knowledge

Learn it, Do it, Teach it: The Power of Giving Back

In Media Relations by Kathy Hoffman

As a former political reporter, I’ve grilled hundreds of people running for seats at the city, county, state and federal levels. Each August, I get the privilege of using those interview skills to help budding candidates learn how to prepare for media interviews and deal with questions they may face from reporters.

It’s all part of the Michigan Political Leadership Program, a nine-month, bipartisan series of classes and seminars run by the Institute for Public Policy and Social Research (IPPSR) at Michigan State University for people who want to get more involved in their communities, usually by running for office. But the skills I help them learn are useful for anyone who wants to communicate clearly and effectively using the news media to disseminate your position.

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Tough assignment

If you think media skills come naturally, you haven’t tried it – or been through one of our Martin Waymire training sessions. Our training programs run much like the MPLP events. At the MPLP session, four of us — all journalists and/or public relations practitioners — peppered with questions about why they want to hold office and think they can get elected. We probe their policy positions for weaknesses. We take notes on whether they have good eye contact, wave their hands too much, speak too softly or wear distracting ties and jewelry. And then we give them our critiques. Usually there are several points of praise, but we don’t pull any punches.

For the nearly two dozen fellows, it can be a nerve-wracking day. But we hope they leave with the basic skills they need to be prepared to talk to journalists, whether that’s a reporter from their small-town local weekly or the state’s major newspapers. Even at a time when it’s easy to demonize the media, they are a fact of life for political candidates, and one that can’t be ignored. President Trump’s tweets may make news each day, but less-well-known politicians will need media outlets to get out the word about their positions and who they are.

Be prepared

The key to having effective relations with reporters and editorial boards is to be prepared. Some tips:

  • Do develop and know your key and secondary messages before you walk into the interview.
  • Don’t walk in without having thought through your positions and the reasons for them, and have the facts to back them up.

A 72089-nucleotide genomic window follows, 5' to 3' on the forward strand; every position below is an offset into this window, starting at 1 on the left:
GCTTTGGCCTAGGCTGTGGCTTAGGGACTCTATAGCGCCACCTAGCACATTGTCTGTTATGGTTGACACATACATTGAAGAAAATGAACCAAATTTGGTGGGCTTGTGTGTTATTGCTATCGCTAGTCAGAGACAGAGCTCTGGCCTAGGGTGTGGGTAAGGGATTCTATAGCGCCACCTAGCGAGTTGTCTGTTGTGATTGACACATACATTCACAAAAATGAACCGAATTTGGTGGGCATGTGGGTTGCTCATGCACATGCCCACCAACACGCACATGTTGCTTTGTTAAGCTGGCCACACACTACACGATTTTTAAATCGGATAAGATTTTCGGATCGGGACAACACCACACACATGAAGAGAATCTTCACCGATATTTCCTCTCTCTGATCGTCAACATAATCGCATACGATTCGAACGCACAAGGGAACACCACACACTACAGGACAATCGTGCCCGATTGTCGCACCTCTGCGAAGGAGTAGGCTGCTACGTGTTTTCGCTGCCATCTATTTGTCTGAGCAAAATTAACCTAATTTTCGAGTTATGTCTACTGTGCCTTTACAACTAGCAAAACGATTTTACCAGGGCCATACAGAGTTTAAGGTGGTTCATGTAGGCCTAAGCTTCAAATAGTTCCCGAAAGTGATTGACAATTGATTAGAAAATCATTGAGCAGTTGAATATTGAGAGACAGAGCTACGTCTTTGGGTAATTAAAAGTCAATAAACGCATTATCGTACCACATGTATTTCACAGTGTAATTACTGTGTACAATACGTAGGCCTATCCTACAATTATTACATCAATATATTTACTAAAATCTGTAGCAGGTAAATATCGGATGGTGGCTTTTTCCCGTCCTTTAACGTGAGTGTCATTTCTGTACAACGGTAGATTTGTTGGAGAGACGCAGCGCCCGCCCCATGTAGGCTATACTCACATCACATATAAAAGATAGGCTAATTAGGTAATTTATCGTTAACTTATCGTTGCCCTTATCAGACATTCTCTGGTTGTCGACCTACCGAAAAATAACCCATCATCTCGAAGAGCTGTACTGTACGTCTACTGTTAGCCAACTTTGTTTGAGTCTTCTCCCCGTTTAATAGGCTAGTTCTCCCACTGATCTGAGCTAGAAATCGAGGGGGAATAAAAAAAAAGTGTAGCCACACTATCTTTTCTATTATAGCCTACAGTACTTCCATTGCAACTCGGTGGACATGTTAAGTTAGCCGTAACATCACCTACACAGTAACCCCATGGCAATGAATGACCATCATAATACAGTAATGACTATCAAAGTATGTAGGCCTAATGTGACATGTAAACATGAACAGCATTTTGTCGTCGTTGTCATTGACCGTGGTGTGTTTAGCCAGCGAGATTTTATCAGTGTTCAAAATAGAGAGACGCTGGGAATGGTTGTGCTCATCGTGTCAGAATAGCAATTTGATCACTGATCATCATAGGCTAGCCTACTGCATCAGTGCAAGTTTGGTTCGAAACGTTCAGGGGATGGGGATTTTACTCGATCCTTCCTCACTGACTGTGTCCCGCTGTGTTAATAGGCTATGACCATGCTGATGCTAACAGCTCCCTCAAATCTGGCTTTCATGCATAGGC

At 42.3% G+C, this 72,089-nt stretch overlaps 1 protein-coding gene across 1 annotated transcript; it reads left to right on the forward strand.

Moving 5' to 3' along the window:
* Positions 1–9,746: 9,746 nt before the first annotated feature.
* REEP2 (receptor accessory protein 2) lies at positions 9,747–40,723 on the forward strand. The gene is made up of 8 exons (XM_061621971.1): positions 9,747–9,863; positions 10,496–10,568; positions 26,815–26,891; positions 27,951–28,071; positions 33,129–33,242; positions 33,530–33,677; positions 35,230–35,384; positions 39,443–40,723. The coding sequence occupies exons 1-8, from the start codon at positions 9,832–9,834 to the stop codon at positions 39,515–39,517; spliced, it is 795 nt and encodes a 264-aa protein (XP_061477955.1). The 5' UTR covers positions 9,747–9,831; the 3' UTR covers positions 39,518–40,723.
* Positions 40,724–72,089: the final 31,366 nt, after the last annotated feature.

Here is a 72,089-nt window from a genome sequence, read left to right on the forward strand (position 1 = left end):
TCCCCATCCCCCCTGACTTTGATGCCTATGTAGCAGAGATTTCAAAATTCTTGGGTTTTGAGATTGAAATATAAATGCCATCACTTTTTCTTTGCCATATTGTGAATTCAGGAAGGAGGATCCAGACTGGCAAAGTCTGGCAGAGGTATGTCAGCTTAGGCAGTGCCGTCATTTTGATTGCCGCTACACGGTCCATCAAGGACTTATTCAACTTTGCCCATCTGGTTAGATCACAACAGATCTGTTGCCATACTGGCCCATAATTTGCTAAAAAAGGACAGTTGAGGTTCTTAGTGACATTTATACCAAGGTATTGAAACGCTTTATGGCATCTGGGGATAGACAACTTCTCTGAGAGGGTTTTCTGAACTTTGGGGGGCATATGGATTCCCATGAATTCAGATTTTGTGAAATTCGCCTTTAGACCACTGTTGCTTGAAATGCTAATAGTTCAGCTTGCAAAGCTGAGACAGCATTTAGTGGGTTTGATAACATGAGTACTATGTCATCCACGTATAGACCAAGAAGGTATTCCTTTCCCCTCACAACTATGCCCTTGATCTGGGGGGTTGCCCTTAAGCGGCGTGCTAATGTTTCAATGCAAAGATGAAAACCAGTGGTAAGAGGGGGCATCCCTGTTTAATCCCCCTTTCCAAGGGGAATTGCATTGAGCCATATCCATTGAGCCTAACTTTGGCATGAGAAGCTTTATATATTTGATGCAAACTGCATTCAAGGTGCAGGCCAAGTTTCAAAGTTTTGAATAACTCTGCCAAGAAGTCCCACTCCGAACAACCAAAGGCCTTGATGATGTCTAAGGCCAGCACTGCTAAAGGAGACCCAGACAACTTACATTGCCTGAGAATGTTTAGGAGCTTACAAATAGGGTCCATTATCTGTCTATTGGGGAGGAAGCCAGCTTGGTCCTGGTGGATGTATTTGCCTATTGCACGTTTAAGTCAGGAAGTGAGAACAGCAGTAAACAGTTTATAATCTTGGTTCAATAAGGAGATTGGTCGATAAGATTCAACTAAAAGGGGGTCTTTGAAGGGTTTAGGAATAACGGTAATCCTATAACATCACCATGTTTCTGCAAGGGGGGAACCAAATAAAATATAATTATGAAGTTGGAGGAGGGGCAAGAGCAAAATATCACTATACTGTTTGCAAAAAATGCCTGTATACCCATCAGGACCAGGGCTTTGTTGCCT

• Do research ahead of time to understand what reporters want and need, and what audience you will reach with each media outlet.
  • Do anticipate and prepare for questions that reporters might ask, especially if you have something illegal or embarrassing in your background.
  • Learn to answer questions with the messages you want to get across, and don’t be afraid to pivot by rephrasing the question or moving on to a point you want to make.

During the MPLP training session, we stress to the interviewees that, while it’s OK to tell reporters that you don’t know the answer to a question and will get back to them, saying “no comment” doesn’t get you very far. And, as Roger Martin pointed out in a recent Martin Waymire blog post, lying is out of the question.

It’s also important to avoid jargon. Running for drain commissioner? Try to talk about how homeowners and residents will be affected if you’re elected rather than just discussing land parcels, assessments and culverts. That will make the story easier for the reporter to write and for readers to understand.

Above all, try to offer good quotes and “sound bites.” Those often end up in the headline or help the reporter get your comments in the paper in a way that make you look good. Don’t be afraid to give reporters flavor and color so that they — and their readers — can feel like they know you. And above all, tell the truth. Getting caught in a lie destroys your credibility with reporters and readers alike.

Two-way street

I hope what the many capable MPLP fellows take away from the training is that deciding to step into community activism or politics means interacting with reporters. What’s important to keep in mind is that it’s a two-way street: Reporters need access to you, but that access helps you get across your messages.

It can at times be a contentious relationship. But going into media interviews prepared and with an understanding of the reporters’ need can make it go much better.